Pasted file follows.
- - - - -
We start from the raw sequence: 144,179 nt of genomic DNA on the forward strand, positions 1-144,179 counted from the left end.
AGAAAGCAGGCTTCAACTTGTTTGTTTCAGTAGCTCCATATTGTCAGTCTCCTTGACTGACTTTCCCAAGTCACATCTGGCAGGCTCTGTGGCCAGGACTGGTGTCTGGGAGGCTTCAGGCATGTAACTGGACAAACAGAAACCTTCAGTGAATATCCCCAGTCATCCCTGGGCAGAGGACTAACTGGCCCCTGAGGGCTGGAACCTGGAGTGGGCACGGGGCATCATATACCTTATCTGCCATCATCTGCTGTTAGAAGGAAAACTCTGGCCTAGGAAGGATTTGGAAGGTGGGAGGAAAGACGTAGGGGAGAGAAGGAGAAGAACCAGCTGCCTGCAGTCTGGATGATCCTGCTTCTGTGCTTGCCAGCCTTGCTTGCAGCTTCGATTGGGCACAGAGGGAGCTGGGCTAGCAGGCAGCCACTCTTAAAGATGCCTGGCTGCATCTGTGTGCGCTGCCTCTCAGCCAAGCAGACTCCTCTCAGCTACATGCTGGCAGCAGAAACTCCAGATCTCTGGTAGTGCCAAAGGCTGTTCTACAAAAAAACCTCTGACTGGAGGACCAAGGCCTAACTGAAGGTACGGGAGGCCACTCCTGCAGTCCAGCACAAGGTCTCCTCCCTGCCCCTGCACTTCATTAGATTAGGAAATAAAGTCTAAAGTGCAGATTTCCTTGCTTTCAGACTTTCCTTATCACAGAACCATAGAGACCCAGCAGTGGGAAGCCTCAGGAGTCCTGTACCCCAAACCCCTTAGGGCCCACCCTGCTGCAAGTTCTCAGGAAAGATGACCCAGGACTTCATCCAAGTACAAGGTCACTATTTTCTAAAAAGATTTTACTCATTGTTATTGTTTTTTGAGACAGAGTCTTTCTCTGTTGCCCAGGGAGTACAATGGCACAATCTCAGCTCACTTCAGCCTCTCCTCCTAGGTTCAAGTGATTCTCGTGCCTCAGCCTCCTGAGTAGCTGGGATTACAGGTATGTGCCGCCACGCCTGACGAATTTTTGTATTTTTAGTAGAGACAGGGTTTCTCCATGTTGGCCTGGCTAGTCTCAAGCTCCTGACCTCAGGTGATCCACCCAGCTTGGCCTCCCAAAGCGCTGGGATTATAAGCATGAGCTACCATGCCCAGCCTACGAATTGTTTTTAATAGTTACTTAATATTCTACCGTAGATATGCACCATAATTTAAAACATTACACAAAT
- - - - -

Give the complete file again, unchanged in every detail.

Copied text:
We start from the raw sequence: 144,179 nt of genomic DNA on the forward strand, positions 1-144,179 counted from the left end.
AGAAAGCAGGCTTCAACTTGTTTGTTTCAGTAGCTCCATATTGTCAGTCTCCTTGACTGACTTTCCCAAGTCACATCTGGCAGGCTCTGTGGCCAGGACTGGTGTCTGGGAGGCTTCAGGCATGTAACTGGACAAACAGAAACCTTCAGTGAATATCCCCAGTCATCCCTGGGCAGAGGACTAACTGGCCCCTGAGGGCTGGAACCTGGAGTGGGCACGGGGCATCATATACCTTATCTGCCATCATCTGCTGTTAGAAGGAAAACTCTGGCCTAGGAAGGATTTGGAAGGTGGGAGGAAAGACGTAGGGGAGAGAAGGAGAAGAACCAGCTGCCTGCAGTCTGGATGATCCTGCTTCTGTGCTTGCCAGCCTTGCTTGCAGCTTCGATTGGGCACAGAGGGAGCTGGGCTAGCAGGCAGCCACTCTTAAAGATGCCTGGCTGCATCTGTGTGCGCTGCCTCTCAGCCAAGCAGACTCCTCTCAGCTACATGCTGGCAGCAGAAACTCCAGATCTCTGGTAGTGCCAAAGGCTGTTCTACAAAAAAACCTCTGACTGGAGGACCAAGGCCTAACTGAAGGTACGGGAGGCCACTCCTGCAGTCCAGCACAAGGTCTCCTCCCTGCCCCTGCACTTCATTAGATTAGGAAATAAAGTCTAAAGTGCAGATTTCCTTGCTTTCAGACTTTCCTTATCACAGAACCATAGAGACCCAGCAGTGGGAAGCCTCAGGAGTCCTGTACCCCAAACCCCTTAGGGCCCACCCTGCTGCAAGTTCTCAGGAAAGATGACCCAGGACTTCATCCAAGTACAAGGTCACTATTTTCTAAAAAGATTTTACTCATTGTTATTGTTTTTTGAGACAGAGTCTTTCTCTGTTGCCCAGGGAGTACAATGGCACAATCTCAGCTCACTTCAGCCTCTCCTCCTAGGTTCAAGTGATTCTCGTGCCTCAGCCTCCTGAGTAGCTGGGATTACAGGTATGTGCCGCCACGCCTGACGAATTTTTGTATTTTTAGTAGAGACAGGGTTTCTCCATGTTGGCCTGGCTAGTCTCAAGCTCCTGACCTCAGGTGATCCACCCAGCTTGGCCTCCCAAAGCGCTGGGATTATAAGCATGAGCTACCATGCCCAGCCTACGAATTGTTTTTAATAGTTACTTAATATTCTACCGTAGATATGCACCATAATTTAAAACATTACACAAAT